Constructional change at the interface of cognition, culture, and language use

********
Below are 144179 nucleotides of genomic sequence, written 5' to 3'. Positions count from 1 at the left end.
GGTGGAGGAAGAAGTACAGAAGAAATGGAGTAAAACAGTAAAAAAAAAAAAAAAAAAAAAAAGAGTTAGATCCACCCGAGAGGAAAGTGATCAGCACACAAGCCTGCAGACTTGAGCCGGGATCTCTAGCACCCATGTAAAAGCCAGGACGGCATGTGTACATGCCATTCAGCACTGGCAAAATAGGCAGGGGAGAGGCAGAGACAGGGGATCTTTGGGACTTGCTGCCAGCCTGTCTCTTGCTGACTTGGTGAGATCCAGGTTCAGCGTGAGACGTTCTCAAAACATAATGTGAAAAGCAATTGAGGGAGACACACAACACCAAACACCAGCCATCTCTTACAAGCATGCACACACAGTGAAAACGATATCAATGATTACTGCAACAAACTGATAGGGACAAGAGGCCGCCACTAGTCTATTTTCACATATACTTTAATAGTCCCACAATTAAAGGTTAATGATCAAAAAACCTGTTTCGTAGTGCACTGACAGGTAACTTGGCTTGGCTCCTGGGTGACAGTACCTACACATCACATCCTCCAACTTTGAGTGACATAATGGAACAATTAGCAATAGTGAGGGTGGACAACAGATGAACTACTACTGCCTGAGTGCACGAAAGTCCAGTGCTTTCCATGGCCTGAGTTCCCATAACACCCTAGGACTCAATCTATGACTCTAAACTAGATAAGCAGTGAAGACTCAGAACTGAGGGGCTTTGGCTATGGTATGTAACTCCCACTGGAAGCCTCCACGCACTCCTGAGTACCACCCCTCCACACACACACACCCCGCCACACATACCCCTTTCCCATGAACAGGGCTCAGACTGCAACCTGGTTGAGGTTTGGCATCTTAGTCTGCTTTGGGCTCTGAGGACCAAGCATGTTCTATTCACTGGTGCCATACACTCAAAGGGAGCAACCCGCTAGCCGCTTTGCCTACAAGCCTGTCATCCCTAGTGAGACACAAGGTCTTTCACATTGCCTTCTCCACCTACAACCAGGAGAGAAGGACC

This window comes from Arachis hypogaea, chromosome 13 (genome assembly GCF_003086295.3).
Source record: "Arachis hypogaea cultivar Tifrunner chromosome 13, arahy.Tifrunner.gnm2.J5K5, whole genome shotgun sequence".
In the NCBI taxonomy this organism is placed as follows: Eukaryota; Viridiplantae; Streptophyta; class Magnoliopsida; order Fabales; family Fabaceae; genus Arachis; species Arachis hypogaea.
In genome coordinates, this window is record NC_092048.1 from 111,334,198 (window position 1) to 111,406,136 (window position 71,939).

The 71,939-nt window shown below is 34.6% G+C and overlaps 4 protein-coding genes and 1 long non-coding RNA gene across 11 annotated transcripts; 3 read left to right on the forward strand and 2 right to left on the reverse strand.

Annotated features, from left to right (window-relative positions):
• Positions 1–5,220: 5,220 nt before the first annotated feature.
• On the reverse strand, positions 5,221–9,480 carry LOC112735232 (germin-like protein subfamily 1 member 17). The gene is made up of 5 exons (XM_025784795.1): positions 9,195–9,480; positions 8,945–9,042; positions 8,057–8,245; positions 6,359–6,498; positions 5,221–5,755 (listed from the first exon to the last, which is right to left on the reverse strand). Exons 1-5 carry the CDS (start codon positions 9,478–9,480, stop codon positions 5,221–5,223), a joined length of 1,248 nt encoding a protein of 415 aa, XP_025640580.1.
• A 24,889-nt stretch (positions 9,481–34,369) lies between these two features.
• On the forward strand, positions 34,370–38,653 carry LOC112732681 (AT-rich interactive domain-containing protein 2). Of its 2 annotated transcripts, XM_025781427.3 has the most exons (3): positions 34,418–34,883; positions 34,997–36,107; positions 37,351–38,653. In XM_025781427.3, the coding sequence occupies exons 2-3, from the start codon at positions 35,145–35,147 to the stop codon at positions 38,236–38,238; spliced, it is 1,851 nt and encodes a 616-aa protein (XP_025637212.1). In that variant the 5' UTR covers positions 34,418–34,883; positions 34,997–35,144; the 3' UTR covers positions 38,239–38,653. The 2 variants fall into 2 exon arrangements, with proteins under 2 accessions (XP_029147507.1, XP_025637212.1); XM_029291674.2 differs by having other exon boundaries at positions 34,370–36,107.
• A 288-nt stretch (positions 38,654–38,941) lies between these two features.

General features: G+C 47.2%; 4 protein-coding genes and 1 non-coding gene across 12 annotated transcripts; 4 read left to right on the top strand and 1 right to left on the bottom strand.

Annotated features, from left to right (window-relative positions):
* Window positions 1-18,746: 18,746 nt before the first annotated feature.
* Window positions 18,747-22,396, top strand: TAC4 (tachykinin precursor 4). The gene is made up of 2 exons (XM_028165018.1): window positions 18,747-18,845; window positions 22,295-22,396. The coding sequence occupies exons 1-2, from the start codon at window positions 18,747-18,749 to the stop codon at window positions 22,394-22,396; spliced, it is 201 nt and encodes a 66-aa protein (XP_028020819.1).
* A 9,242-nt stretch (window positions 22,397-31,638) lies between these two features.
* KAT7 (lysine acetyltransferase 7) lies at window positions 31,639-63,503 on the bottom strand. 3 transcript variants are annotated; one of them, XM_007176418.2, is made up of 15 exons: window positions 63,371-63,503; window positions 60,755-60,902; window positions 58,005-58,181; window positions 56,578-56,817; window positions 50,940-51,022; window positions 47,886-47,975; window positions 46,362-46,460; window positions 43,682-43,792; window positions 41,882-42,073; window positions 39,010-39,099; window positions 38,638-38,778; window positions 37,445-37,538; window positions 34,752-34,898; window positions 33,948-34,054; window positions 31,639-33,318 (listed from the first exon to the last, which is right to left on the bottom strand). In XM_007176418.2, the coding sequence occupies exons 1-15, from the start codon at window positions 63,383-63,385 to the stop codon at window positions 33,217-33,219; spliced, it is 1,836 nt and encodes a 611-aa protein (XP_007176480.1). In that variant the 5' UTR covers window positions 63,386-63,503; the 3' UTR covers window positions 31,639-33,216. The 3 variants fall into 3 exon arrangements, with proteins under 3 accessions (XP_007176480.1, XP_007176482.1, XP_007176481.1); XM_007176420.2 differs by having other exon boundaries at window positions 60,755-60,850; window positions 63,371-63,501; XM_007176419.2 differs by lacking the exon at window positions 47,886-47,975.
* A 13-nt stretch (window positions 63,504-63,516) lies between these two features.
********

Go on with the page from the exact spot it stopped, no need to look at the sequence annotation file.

On the basis of an extensive corpus analysis, this paper investigates how cognitive, cultural, and language-internal factors conspire in the diachronic development of German nominalization patterns. Focusing on nominalization with the suffix -ung, the present study demonstrates that this word-formation pattern is subject to an increasing array of word-formation constraints. This is due to (a) shifts in the availability and prototypicality of reading variants evoked by the word-formation pattern, (b) the increasing productivity of competing word-formation patterns, and (c) sociocultural factors such as the emergence of language purism, which promoted the replacement of ung-derivatives with other word-formation products. The results of the corpus analysis lend support to a usage-based and radically constructionist view of morphology and morphological change.